I think we’ve all been a bit torn at some point or another about our churches selling things.
Like the author of this article says, it tends to almost immediately bring up that iconic image of Jesus chasing out the moneychangers in the temple.
I’m sure there are probably some situations in which it’s ok for churches to sell things, particularly as part of some sort of fundraiser.
That being said, I don’t think there’s ever a situation where it’s appropriate to sell $1,000 iPods even if they come “loaded with $4,000 worth of [gospel related] video programming”.
Based on the sermon content described in this article, I find it impossible to believe that “gospel related” content is worth anything near $4,000.
Buying A $1,000 iPod At Church
By David Collins, The Day
On my way out of the stately 1851 First Congregational Church building on State Street in downtown New London, after a service Monday evening, I stopped to look at some of the likenesses of former ministers.
In the portraits that line the walls of the stone-floored vestibule, the former pastors look severe, some keepers of the faith in 19th century New London, leaders of the city’s first church, a congregation dating to the 17th century.
I wondered, looking at the frowning countenances of some of these men, what they would have thought of the Monday night service, put on by revivalists from a church in Florida.
What, for instance, might have the Rev. Thomas Field, who served from 1856 to 1876, still pictured in the vestibule today with his stern frown and gray mutton chops, thought about a pastor in his church selling $1,000 iPods preloaded with gospel-related videos.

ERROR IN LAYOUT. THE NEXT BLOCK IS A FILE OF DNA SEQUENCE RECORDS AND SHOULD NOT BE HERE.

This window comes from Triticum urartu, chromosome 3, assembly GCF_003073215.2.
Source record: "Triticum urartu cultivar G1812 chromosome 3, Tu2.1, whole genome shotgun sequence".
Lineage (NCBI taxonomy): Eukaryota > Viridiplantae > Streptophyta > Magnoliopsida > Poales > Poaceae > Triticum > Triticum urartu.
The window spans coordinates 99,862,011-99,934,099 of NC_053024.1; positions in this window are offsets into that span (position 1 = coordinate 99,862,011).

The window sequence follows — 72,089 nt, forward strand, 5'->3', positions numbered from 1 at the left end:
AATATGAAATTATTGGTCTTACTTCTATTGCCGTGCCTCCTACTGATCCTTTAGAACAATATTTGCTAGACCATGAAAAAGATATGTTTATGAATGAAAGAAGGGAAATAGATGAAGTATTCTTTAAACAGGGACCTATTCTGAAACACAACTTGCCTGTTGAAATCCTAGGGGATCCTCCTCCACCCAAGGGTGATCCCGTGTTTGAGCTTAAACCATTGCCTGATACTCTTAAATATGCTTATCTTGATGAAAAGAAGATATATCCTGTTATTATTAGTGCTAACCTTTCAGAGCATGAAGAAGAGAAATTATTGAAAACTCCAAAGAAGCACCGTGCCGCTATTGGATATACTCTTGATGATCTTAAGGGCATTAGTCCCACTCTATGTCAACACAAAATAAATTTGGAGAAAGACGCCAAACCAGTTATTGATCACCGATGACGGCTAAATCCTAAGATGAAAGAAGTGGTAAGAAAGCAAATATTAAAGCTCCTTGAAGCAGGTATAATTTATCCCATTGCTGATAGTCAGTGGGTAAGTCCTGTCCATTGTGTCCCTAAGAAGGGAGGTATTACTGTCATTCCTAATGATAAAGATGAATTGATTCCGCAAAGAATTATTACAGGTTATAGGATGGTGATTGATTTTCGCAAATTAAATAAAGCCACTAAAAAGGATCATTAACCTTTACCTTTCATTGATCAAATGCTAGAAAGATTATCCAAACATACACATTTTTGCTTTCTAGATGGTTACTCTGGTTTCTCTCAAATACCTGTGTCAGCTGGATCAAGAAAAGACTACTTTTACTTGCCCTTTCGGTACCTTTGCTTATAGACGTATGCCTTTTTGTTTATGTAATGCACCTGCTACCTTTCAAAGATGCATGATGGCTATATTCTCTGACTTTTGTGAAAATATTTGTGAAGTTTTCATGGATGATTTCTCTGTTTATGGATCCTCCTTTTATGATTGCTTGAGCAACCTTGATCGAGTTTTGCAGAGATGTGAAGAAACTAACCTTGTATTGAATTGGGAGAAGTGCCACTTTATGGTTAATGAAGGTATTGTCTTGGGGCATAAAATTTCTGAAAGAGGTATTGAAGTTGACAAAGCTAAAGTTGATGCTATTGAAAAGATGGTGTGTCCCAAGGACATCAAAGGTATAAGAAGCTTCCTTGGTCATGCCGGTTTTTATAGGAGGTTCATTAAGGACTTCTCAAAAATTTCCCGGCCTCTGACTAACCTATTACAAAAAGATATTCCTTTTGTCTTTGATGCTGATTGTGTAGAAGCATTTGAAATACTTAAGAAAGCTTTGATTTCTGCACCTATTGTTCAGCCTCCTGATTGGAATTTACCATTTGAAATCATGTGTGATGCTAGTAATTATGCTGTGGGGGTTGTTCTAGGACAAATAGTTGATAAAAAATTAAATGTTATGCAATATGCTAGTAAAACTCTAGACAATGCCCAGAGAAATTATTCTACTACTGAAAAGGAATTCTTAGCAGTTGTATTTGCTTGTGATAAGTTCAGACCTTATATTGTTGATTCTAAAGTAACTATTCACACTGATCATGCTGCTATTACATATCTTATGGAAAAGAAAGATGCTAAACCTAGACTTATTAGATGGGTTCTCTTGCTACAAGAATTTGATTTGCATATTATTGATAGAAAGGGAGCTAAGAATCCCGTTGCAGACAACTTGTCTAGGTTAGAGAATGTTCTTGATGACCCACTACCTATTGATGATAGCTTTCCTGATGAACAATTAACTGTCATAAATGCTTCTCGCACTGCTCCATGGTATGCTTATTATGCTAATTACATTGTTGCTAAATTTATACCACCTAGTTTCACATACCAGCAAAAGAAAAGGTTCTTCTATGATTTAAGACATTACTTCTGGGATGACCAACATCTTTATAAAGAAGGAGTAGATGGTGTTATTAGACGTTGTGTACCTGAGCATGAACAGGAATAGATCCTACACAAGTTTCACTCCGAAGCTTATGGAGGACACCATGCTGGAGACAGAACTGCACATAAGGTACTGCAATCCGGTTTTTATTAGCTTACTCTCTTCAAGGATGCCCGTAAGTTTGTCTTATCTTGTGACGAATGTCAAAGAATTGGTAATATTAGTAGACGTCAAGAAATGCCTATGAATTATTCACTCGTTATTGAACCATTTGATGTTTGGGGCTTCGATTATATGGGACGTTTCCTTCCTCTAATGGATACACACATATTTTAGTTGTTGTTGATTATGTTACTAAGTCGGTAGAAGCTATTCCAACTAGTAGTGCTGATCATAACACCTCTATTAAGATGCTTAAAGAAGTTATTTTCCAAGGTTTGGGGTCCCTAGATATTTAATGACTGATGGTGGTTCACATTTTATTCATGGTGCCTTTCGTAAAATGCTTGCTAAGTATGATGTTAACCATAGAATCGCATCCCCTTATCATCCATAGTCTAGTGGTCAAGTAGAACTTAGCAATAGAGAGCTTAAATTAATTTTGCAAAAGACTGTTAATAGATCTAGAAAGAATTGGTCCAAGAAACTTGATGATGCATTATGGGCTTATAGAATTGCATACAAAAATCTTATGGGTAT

The pitch for the expensive iPods (“loaded with $4,000 worth of video programming” that would play for 19 days) was part of a sales pitch to the congregation of the Engaging Heaven church, which has become a tenant of the New London church, for all kinds of wares, books, albums, even self-help programs for getting out of debt.
The merchandise was all being sold off big tables set up in the back of the sanctuary of the magnificent stone church.
I don’t know a lot of the New Testament, but the story of Jesus driving the money changers from the Temple came to mind when I heard the sales pitches Monday from the altar of the Congregational church.
Rev. Field’s eyebrows also might have also gone up a bit, if you could have looked closely at his portrait, during a long sermon in Monday’s service on the lessons of how to give generously to the church, no matter how little money you have, to help guarantee “inheritance for your children’s children.”